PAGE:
To great anticipation, Concert in the Dark, organised to end discrimination against visually impaired people, delivered what it promised - a concert starring Canto-pop stars in total darkness.
When Jing Wong, one of the musicians, said it would be a "musical you can't see", it was hard to envision the concept coming to life - but the concert was just that, with a loose script giving enough leeway to let the artists add a little flair.
There's no problem with making the song your own, but G.E.M. went a little far - her rendition of Sweet Dreams (Are Made of This) was unrecognisable ... and not in a good way. It's one thing to flip a song 180 degrees and give it a bubbly feel, but it came off as a poor attempt to show off her range. Plus, sweetly singing "some of them want to abuse you, some of them want to be abused" just doesn't cut it.
That said, G.E.M.'s opener, Over The Rainbow, couldn't have been a better song to sing before the "revolution" that was coming. Slogans were chanted, screams heard and books burned.
Wong's rendition of Another Brick in the Wall was also a nice touch, tying the songs together to emphasise the theme. Having the lines "we don't need no thought control ... leave them kids alone" echo through the hall struck a chord with the audience, especially amid recent debates over national education.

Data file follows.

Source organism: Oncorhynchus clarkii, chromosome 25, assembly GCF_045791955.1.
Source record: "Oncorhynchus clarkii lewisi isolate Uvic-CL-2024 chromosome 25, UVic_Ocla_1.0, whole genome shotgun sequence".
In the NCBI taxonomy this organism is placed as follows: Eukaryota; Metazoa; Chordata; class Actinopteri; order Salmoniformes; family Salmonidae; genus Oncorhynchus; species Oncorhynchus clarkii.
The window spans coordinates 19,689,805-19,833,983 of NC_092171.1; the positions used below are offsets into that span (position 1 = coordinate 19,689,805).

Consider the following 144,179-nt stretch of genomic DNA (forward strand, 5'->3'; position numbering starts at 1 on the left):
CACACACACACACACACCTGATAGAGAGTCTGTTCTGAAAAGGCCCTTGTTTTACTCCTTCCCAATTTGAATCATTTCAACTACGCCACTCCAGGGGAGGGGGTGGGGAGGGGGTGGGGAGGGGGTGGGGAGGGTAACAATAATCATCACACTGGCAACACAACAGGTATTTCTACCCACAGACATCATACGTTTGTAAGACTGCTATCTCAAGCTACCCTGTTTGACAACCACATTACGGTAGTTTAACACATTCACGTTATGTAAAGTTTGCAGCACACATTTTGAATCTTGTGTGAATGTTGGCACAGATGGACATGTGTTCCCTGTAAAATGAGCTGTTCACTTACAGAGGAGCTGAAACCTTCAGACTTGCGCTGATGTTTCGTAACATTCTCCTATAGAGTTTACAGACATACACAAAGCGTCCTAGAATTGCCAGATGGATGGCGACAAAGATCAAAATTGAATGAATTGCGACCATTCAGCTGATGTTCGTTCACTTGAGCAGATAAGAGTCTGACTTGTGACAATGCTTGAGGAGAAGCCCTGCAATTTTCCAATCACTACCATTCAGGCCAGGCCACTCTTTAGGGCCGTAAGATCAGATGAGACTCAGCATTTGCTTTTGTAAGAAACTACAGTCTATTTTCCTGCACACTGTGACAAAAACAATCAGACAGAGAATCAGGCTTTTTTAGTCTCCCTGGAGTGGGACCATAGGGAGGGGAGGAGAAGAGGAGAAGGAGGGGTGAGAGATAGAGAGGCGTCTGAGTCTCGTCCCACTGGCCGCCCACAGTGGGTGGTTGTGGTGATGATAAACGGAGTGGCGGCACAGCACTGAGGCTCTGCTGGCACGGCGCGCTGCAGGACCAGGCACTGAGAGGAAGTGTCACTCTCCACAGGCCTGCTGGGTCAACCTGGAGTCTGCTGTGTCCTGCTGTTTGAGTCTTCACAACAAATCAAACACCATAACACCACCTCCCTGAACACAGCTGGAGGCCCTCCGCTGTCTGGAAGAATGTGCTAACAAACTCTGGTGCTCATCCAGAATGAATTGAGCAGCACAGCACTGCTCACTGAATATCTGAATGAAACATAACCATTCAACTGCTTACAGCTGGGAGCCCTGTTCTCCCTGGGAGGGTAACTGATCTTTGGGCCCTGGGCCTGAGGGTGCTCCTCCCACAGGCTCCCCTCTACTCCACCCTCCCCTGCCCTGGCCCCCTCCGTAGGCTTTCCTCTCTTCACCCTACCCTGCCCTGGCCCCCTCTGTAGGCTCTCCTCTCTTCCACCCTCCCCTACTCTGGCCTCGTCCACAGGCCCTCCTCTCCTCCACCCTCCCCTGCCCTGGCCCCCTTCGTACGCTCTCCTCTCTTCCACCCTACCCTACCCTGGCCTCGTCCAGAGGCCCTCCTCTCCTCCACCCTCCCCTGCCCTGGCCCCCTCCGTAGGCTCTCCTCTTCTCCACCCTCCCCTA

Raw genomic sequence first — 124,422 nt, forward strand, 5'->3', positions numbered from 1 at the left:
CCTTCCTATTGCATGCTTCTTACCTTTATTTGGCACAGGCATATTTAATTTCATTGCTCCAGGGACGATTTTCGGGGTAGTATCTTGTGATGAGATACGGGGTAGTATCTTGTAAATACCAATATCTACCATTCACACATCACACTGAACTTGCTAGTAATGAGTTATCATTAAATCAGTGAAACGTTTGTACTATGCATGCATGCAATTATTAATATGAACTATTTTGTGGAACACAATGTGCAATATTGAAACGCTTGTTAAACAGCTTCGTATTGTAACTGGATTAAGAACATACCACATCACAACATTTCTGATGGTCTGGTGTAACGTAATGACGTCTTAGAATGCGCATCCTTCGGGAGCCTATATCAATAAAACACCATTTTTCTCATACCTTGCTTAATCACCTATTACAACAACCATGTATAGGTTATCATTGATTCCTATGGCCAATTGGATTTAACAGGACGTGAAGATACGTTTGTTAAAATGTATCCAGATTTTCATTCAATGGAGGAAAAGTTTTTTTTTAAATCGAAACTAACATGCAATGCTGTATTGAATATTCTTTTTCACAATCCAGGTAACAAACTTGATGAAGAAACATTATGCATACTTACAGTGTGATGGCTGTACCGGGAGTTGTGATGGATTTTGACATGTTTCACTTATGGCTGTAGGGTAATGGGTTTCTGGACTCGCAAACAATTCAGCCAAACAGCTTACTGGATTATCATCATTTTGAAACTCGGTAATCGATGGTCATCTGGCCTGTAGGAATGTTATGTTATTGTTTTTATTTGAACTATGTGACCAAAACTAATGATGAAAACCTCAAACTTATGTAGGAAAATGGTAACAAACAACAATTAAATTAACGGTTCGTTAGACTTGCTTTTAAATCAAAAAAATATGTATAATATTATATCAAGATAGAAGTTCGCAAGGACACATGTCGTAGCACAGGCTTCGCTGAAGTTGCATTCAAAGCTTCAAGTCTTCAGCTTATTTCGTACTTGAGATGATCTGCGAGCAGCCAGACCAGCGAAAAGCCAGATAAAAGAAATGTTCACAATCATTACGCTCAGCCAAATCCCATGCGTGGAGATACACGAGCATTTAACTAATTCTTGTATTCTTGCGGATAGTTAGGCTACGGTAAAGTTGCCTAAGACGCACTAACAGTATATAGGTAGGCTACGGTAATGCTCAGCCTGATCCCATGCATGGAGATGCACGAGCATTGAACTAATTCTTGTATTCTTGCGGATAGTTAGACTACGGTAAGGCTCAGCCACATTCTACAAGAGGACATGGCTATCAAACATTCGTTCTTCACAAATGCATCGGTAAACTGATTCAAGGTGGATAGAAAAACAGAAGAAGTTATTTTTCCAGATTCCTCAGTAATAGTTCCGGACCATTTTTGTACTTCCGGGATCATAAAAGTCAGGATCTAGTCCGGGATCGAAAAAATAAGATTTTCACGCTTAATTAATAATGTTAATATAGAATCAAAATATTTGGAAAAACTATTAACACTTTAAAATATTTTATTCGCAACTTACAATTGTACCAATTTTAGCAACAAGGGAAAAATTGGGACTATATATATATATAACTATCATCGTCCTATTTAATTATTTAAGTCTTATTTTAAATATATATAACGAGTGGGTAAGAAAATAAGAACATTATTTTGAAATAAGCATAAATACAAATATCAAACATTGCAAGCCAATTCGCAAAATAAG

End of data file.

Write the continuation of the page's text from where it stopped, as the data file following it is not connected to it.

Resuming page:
The show was short - a meagre 75 minutes. For HK$480/HK$1,500 a pop, it seems like a steep price to pay for a scent- and sound-filled journey in the dark, but the cost was justifiable for the experience - no words can describe the awe of audience members leaving the concert hall.
For once, at least, your only job was to sit down and enjoy what was being presented to you, without any distractions - and that's when self-dialogue and reflection comes into play; precisely the aim of the show.